Synonyms for chervil include Anthriscus Cerefolium in Latin and Cerefeuil in French.
The name chervil may be traced to the Latin word “chaerophyllum”. This literally means "festive herb" or "herb of joy."
It is best known for its use as a condiment in French Classical Cuisine and is often referred to as “Gourmet’s parsley”.
The plant is said to have originated in southern Russia and the Middle East, but its growth is now naturalised throughout Europe.
 Less common varieties
In addition to common chervil, and curly chervil (which is especially decorative), there is a delicate and rare bulbous chervil. The roots of this bulbous chervil are aromatic and have a high starch content. They are eaten like artichokes.
Chervil was introduced to France and England by the Romans more than 2,000 years ago.
Chervil was also called ‘myrrhis’ because of the scent that the extracted volatile oil bears a strong resemblance to the smell of Myrrh given as a gift to the baby Jesus. These assocaitions make it a part of the food served at Easter celebrations in parts of Europe. Chervil soup is most often the dish that is presented.
Traditionally considered a "warm" herb, folklore encoourages its consumption in the belief that it encourages cheerfulness and an agile mind.
Many of history's herbalists, notably the first-century Roman scholar Pliny and the seventeenth-century herbalist Nicholas Culpeper believed that chervil, as Culpeper put it, "does much please and warm old and cold stomach,- ....". Thus it was a warming herb with the ability to soothe the stomach.
During the Middle Ages, chervil was used for a variety of ailments. Eating a whole plant reportedly relieved hiccups, a practice still tried by some people today.
 Culinary Uses
Chervil has a subtle, understated flavour and as such will never dominate a dish. It does, however, enhance the flavour of other herbs.
This parsley like plant with feathery leaves is considered one of the fines herbs (a delicate collection of herbs that should not be heated excessively: they comprise parsley, chives, tarragon, chervil and sometimes marjoram) of French classical cooking.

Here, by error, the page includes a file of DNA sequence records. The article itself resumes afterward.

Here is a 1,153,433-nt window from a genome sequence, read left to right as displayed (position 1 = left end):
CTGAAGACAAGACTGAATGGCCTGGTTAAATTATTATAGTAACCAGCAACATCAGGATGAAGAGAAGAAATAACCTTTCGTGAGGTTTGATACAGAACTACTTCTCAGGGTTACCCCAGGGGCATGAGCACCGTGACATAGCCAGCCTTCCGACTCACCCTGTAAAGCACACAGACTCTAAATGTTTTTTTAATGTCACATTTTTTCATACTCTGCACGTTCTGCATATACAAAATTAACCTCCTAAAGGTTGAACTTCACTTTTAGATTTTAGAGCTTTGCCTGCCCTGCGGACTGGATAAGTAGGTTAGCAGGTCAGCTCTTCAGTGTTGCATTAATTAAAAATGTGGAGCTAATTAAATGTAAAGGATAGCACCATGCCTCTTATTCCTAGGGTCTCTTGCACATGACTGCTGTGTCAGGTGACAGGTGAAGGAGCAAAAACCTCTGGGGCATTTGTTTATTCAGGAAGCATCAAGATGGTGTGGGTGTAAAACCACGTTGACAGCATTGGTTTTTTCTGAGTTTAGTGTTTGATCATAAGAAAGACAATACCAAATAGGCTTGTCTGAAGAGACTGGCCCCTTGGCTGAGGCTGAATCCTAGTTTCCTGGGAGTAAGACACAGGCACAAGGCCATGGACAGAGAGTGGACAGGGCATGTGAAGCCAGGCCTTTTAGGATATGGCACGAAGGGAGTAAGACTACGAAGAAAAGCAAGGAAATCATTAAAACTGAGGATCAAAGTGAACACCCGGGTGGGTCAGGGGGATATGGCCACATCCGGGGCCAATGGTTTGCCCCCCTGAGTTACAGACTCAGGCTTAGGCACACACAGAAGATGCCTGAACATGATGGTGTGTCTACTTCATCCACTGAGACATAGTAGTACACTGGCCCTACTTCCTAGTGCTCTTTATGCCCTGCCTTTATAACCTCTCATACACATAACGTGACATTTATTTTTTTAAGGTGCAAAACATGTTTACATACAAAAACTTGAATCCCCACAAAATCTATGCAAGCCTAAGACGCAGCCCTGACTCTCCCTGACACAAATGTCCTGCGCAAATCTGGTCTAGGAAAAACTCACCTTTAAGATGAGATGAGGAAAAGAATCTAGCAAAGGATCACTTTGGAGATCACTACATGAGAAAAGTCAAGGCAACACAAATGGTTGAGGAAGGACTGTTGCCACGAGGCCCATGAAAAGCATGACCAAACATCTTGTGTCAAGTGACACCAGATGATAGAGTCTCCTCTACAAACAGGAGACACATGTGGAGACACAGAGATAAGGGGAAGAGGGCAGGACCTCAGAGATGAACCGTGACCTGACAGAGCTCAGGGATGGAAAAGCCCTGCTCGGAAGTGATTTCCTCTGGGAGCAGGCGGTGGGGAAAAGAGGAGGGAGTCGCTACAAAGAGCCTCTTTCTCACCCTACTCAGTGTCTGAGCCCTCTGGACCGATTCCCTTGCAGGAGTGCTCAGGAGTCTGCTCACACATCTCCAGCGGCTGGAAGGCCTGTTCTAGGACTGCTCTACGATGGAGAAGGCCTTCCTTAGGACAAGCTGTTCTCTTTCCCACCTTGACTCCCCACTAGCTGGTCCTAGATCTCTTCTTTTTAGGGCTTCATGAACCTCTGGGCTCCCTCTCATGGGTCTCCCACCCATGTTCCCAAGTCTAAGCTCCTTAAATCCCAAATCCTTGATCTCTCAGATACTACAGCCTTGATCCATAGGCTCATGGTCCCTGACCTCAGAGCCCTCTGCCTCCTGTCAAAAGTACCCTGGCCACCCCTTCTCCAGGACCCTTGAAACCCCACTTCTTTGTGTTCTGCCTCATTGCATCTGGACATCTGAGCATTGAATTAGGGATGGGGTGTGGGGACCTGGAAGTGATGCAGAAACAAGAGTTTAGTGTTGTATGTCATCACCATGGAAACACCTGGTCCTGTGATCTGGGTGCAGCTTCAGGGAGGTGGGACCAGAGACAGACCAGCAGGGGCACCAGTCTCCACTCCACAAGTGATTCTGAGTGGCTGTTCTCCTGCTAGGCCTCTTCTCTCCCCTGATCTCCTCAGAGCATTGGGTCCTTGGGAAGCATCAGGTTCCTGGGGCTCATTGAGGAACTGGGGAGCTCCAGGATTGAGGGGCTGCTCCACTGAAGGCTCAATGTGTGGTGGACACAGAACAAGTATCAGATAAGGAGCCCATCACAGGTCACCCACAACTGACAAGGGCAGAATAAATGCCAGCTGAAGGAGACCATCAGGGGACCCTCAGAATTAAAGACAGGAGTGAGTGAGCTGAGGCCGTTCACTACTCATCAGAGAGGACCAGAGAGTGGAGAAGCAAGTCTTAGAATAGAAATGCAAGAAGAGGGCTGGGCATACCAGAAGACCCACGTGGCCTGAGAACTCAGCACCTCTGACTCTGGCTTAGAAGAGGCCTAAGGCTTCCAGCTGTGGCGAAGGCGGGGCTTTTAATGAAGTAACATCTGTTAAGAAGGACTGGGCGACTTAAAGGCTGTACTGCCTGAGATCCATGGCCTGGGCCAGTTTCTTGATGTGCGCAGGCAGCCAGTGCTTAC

Classical sauces such as gribiche, béarnaise, ravigote and vinaigrette are also flavoured with chervil. It flavours with great sophistication and subtlety the classic dish of river fish- Poisson“au vert” and is superb with mild cheeses. Herb butters and compound butters are also excellent with an addition of chervil.
A subtle spring herb, chervil combines well with other foods available at that that time of the year. Fresh fish, salmon and trout, newly grown spring vegetables, like asparagus,potatoes, green beans, carrots and fresh salads.
Chervil loses its flavour very easily, either by drying the herb, or with overcooking. It is for this reason that it is added at the end of cooking.
Chervil vinegar may be made in the same manner as tarragon vinegar, i.e. by immersing the herb in the vinegar and leaving it to steep for a period of time. The flavour of chervil is pervasive and this herb vinegar adds considerable interest to otherwise bland dishes.
Chervil is available dried, but since dried chervil is practically tasteless, it is best when used fresh.
 Therapeutic Uses
Chervil contains considerable levels bioflavonoids. These compounds are said to help the body in many ways including maintaining capillary strength, helping in increased Vitamin C absorption, immune system and cardiac support. It is also a good source of carotene, iron and magnesium.
Chervil is also an excellent digestive. When brewed as a tea it can be used as either a soothing eye wash or can alleviae circulation disorders.
 Cosmetic Uses
The leaf when used in an infusion or face mask to cleanse skin, maintains suppleness and discourages wrinkles
Light shade in summer (ideally plant under a deciduous plant so autumn seedlings can enjoy the full winer sun). In hot conditions, it quickly runs to seed.
Keep the soil light and well drained
Ripe seed germinates quickly and can be used 6-8 weeks after gathering. For a regular supply, sow monthly except in winter. Scatter on soil, press in lightly. Left to self-seed, chervil provides one early and one late summer crop.
Thin seedlings t 6-9 inches apart, do not transplant. Although chervil is hardy, some cloche protectiopn is needed to ensure leaves in winter. Chervil makes a good infoor plant, given light shade and humidity.
Gather leaves before flowering, once the plant reaches a height of about 4 inches.
You can freeze or dry the leaves and it's also good added to vinegar.
- The Larousse Gastronomique
- The Encyclopaedia of Healing Foods: Dr. Michael Murray and Dr. Joseph Pizzorno with Lara Pizzorno, MA, LMT. Time Warner Books, 2005.
- The Book of Ingredients: Philip Dowell and Adrian Bailey; Penguin/ Mermaid Books 1993